Beck and Müller-Bloch [19] suggested that in order to manage a radical innovation with blockchain, 3 competencies are needed to realize its benefits: discovery, incubation, and acceleration. Discovery refers to recognizing and articulating the blockchain opportunities and building research communities. Incubation involves designing blockchain use cases and experimenting with them (ie, proof of concept). Acceleration involves proposing the blockchain implementation and investing in the implementation of a full-functioning blockchain logic and infrastructure. The proof of concept of blockchain technologies strives to replicate real-world conditions in order to evaluate the feasibility of blockchain in health care and address its challenges [8,12]. Even though the required improvements are tested and have provided successful results, they come at the expense of other important aspects in the health information system. A proof of concept for a blockchain-based patient-centric information exchange between patients and providers has provided promising results; however, the real-world implementation is expected to provide different results [53]. Using blockchain to improve health data exchange and patient engagement can come at the expense of performance due to the dynamic regeneration of smart contracts. Additionally, the experimentation files will never be at the same size as the actual patient data [53]. Data size is considered to be one of the important considerations for the feasibility of blockchain solutions for health care [12].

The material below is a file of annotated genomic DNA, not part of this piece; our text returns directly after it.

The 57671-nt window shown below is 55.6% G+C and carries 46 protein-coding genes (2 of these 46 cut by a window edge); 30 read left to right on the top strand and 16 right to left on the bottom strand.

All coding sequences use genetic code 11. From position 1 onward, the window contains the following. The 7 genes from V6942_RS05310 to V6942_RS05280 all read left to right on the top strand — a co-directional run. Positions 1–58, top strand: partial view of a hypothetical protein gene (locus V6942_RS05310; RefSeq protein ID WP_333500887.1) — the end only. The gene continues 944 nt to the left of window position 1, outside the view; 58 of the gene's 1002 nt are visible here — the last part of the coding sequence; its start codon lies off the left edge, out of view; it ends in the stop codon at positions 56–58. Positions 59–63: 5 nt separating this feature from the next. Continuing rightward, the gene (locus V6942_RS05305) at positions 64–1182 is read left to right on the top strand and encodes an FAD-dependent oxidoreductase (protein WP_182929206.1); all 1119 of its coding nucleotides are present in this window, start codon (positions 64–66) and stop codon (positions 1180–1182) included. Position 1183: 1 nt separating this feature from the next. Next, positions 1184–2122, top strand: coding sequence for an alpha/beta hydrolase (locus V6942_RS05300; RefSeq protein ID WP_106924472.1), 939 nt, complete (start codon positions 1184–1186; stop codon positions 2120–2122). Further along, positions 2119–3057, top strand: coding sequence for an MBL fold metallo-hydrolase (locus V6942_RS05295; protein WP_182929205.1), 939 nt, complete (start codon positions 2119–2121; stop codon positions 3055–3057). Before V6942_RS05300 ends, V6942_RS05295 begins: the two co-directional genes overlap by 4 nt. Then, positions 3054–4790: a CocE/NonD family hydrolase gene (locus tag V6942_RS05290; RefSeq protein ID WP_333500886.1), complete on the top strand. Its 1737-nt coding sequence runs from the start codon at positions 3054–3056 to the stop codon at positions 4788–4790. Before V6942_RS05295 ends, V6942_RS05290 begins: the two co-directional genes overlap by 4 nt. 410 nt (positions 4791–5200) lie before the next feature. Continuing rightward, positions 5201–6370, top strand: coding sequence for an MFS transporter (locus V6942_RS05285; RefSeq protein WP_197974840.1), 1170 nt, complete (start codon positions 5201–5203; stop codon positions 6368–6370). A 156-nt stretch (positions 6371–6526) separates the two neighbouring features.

Approaches to implement blockchain in the health care sector can be evolutionary or revolutionary. The evolutionary approach involves integrating blockchain with legacy electronic health records systems, which can compromise the availability of patient information and cause the relaxing of security countermeasures [14]. The revolutionary approach is a bottom-up approach that aims at building the entire health care information system as a blockchain-enabled system and then migrating to it [14]. Both approaches create uncertainties around the cost of implementing or integrating blockchain-based solutions for health care and provide unclear returns on investment. It has been claimed that implementing blockchain-based solutions negatively affects the financial metrics in the short term but pays off in the long term [41]. Reducing operating costs is an important consideration to test the feasibility of blockchain solutions [12].